Designed by Danish firm BIG-Bjarke Ingels Group with Thornton Tomasetti providing structural engineering, the 709-unit residential building, which opened in late September, has reshaped Manhattan’s western skyline. Photos by Rob Otani.
The tetrahedron-shaped VIA 57 WEST, architect BIG-Bjarke Ingels Group’s first completed building in North America, opened Sept. 22. Thornton Tomasetti provided structural engineering services to BIG for the project, which the Council on Tall Buildings and Urban Habitat has named the best tall building in the Americas for 2016. SLCE Architects was the executive architect.
A view of the Hudson River from one of the apartments, each of which is equipped with a bay window.
Located on 57th Street in Manhattan’s Midtown West neighborhood, the unique, sloped building, developed by the Durst Organization, contains 709 apartment units, of which 142 (20 percent) are set at below market rates, and 45,000 square feet of commercial retail space and street-level parking. Its design combines a European-style perimeter block/courtyard at the center with a Manhattan high-rise, utilizing the benefits of both. The courtyard is designed to have the same proportions as Central Park, 1/13,000 the size.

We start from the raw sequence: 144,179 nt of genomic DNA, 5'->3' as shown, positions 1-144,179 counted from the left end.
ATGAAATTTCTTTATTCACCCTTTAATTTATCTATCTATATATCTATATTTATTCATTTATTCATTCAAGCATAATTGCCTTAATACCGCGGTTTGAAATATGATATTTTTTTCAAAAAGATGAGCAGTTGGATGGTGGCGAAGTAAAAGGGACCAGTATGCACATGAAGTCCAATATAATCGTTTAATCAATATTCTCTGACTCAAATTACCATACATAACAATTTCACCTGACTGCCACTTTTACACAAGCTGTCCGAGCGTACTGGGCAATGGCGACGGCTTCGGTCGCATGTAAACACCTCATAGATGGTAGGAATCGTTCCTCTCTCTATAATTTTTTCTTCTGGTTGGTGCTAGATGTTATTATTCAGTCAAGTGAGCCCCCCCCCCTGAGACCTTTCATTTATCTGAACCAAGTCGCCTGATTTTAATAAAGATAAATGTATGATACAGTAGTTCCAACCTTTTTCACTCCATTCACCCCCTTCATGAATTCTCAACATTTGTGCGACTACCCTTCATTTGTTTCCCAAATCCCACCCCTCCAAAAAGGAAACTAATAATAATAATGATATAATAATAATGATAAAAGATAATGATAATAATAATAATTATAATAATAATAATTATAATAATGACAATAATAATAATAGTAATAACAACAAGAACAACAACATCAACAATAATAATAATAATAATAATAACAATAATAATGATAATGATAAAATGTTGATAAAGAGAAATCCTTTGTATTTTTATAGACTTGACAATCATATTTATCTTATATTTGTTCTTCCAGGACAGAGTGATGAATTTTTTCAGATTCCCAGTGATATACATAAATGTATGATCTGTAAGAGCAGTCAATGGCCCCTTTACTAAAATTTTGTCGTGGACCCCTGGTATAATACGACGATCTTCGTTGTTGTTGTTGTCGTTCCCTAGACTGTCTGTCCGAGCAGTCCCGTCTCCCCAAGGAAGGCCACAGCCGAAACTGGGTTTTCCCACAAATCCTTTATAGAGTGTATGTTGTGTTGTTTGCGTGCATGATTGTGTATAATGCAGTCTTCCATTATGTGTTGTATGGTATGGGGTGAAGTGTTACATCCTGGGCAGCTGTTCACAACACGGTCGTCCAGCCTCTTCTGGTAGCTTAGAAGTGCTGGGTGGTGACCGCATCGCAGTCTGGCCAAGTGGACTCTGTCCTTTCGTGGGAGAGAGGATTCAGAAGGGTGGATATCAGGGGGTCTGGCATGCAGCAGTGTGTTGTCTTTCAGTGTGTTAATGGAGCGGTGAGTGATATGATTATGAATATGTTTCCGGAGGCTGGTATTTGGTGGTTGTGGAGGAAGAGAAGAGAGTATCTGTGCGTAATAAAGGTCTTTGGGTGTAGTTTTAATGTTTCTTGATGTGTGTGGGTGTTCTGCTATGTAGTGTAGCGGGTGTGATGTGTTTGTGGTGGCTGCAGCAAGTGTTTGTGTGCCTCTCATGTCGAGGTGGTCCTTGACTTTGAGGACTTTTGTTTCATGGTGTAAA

The building features 178 unique floorplans and a courtyard modeled to the proportions of Central Park.
The building’s northeast corner rises 448 feet (44 stories), while the remaining three corners are two stories high. In addition to providing private outdoor space, the courtyard and slope of the building allows low western sunlight deep into the block. Its shape also provides residents views of the nearby Hudson River and preserves the sight lines of the surrounding buildings.
Setbacks at each floor required the design of 396 unique transfer girders to support the slab edges.
The structure consists of flat plate concrete slabs with a dual shear wall, flat plate moment frame lateral system up to level 34. Above that is a braced frame steel crown. One of the project’s most challenging design features is the slab setbacks at each floor. To support the slab edge, a series of posts transfer on an 18-inch thickened slab with embedded girders. Each of the 396 transfer girders has a unique design, 22 of which consisting of pairs of embedded steel beams. The western portion of the building, which is within the 100-year flood plain, has integral flood walls as well as elevated mechanical units. A partial cellar contains storage and back-of-house space.
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